This kind of dictatorial regime was replicated by the regimes of Marshall Garafar Mohamed Nimeiri and Marshall Omar H. A. al Bashir. Nimeiri was given power by the Sudan Communist Party (SCP). The Communists plotted and toppled the Umma Party government, under P M Mohamed A. Mahghoub in 1969. Nimeiri was topped by Gen Souwar al- Dhahab in 1984, while on medical visit to the USA. Gen al-Dhabab was sprouted by junior officers to take power. The junior officers were begged by protesters to act against Nimeiri.

Al Bashir was co-opted, by the Sudan Muslim Brotherhood (SMB), under Dr. Hassan Abdalla Al-Turabi, to assume power in the Sudan in 1989. The SMB conspired and overthrew the Umma Party government, under Al-Saddiq al-Mahdi, an Oxford Scholar.

It can be claimed that the military never aspired to political power in the Sudan. The military was and remains a facade for the inability of Sudanese politicians to govern the Sudan. Even the initial Generals were called upon by protesters to overthrow Marshall Al-Bashir.

The regimes of Nimeiri and al-Bashir were based on extremism. They never tolerated criticism or challenges of any kinds. There came a time, when mentors got into trouble with protegees. Nimeiri quickly put leaders of the SCP to firing squad, killing them, including Abdel Khaliq Mahghoub,, General Secretary of SCP. Al-Bashir, furiously reacted to attempts to strip him of some presidential powers. He dismissed his mentor – Al Turabi and his loyalists from government, the party, and the legislature. The remaining is a tale in history, to be narrated by anyone conversant with modern Sudan, a country characterized by surprises and struggle for survival.

The current arrangement of governance in the Sudan, projects three distinct organs of government, viz : State Sovereign Council (SSC), Council of Ministers (CM) and Legislative Assembly (LA). In addition to the Judiciary (not mentioned so far) which is bound to undergo changes.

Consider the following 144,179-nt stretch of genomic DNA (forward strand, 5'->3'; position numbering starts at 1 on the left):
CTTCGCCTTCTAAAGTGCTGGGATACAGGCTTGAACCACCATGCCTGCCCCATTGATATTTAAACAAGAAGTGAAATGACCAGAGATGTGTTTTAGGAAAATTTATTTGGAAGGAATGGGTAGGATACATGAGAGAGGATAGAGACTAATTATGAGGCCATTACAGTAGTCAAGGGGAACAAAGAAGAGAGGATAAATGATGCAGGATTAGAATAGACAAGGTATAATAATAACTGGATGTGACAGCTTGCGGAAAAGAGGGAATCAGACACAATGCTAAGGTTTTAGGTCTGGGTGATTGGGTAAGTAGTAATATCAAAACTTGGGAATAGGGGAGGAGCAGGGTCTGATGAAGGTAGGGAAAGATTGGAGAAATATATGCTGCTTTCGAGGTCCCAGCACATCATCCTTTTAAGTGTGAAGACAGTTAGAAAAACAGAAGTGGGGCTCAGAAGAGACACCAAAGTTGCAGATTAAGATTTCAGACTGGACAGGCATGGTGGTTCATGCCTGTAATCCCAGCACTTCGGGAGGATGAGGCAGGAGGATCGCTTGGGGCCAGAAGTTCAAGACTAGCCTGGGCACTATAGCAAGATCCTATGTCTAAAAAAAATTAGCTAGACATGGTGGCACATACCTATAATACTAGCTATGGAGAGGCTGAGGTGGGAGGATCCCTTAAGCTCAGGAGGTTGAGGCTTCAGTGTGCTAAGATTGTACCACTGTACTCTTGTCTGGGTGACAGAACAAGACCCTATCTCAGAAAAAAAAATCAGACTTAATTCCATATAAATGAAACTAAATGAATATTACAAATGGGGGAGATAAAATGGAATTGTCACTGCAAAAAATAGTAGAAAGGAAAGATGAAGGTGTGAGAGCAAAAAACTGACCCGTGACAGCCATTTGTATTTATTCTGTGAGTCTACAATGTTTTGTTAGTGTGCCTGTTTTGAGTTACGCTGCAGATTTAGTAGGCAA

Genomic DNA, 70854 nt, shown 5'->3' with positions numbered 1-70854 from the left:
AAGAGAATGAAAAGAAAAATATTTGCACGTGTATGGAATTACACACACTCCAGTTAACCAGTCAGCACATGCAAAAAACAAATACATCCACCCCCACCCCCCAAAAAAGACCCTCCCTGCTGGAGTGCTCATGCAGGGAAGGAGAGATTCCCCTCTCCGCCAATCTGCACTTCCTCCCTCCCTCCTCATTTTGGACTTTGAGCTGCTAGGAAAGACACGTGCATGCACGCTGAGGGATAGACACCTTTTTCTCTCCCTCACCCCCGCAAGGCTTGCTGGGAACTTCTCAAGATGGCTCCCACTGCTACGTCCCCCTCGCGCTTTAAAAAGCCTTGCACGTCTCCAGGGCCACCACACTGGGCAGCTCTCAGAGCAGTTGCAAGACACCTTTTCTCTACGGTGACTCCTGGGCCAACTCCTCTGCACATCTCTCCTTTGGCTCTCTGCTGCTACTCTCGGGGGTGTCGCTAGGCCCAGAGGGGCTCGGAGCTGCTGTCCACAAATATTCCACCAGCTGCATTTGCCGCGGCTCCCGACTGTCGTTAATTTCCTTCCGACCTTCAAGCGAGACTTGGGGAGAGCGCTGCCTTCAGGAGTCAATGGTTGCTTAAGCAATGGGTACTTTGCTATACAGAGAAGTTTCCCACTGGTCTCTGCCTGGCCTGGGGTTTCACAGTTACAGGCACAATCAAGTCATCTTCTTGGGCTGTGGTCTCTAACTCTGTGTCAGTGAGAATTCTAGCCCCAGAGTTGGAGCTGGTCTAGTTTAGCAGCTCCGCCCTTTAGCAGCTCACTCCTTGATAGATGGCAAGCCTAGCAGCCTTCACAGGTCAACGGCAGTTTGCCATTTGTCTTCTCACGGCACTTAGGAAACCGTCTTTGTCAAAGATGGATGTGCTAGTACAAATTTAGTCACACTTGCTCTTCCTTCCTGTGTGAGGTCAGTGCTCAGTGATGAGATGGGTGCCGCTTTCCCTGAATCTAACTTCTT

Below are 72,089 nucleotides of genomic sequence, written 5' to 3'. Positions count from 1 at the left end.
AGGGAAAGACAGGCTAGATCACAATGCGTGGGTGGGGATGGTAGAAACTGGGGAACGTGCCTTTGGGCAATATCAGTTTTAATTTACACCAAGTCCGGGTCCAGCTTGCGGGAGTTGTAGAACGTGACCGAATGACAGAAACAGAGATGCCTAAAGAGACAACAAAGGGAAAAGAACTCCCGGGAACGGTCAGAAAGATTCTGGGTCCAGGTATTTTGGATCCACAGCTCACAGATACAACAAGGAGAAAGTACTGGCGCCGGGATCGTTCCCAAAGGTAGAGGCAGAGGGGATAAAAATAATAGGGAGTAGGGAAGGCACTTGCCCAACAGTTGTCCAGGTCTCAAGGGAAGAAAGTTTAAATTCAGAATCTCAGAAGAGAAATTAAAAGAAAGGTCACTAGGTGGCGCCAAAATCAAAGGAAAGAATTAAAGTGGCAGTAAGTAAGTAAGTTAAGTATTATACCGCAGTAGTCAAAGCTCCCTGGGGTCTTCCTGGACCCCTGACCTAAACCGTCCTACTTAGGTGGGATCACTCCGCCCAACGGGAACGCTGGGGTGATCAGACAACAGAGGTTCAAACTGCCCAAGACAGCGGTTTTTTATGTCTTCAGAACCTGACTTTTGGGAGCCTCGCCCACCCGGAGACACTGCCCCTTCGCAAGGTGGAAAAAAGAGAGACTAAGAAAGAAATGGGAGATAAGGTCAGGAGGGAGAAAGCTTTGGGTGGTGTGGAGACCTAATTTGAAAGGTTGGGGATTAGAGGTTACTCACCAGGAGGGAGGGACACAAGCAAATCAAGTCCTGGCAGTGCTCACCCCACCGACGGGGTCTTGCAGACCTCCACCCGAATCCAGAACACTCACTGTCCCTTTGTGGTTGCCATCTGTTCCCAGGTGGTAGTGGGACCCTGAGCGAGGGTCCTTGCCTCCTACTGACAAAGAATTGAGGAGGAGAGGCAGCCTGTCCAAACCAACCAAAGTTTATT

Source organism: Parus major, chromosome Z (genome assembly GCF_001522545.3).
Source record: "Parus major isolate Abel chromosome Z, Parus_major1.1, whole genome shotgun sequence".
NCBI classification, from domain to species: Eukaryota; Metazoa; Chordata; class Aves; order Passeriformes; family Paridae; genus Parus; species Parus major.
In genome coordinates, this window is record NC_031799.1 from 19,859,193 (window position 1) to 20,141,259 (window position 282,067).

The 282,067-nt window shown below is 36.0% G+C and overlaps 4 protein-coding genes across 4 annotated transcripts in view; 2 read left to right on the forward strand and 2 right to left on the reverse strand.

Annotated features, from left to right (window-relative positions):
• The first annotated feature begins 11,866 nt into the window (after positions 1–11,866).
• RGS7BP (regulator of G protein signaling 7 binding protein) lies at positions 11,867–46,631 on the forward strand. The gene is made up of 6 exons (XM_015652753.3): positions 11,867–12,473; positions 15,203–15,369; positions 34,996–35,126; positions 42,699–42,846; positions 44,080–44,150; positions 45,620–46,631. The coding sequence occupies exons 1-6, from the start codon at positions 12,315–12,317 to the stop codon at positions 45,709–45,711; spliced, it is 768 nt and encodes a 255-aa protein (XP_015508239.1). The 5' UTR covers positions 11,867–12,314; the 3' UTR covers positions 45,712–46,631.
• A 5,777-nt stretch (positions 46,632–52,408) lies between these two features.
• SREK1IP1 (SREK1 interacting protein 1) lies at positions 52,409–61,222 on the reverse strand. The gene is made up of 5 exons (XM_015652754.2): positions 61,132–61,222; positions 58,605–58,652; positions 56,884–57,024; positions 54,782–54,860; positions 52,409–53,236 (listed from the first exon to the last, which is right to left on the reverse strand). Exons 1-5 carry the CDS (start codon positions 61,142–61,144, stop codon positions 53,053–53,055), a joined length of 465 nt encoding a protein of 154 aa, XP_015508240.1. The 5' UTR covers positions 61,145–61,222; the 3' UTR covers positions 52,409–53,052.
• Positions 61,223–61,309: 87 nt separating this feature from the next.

The leader of the SSC and members and those in the CM have to know and understand one another to avoid clash of identity and personality. They should keep away from disdainful and provocative attitude toward each other. They should uphold the principles of collaborative solidarity in order to promote the fundamental interests of the Sudanese people and address their many immediate concerns.

It is proposed that the CM should comprise ‘technocrats’. This spitting image term may mean different things for two or three persons, depending upon the understanding of the term in question. It may mean skillful, specialist, high-tech know-how person. Sometimes it is used to refer to a non-partisan person, or a person who is not in public service who performs his or her duties without being bogged down by allegiance of loyalty. If any of the meaning outlined here is meant, then our ‘technocrat’ could not be found anywhere in the Sudan. Because technocrat is a member of a community. He or she cannot be aloof of any associations or concerns of the community. This means that the presupposed neutral technocrat is indirectly allied to one group or simply sympathetic to its political ideology. This kind of reality should be considered. It can cause polarization within the CM, if ignored.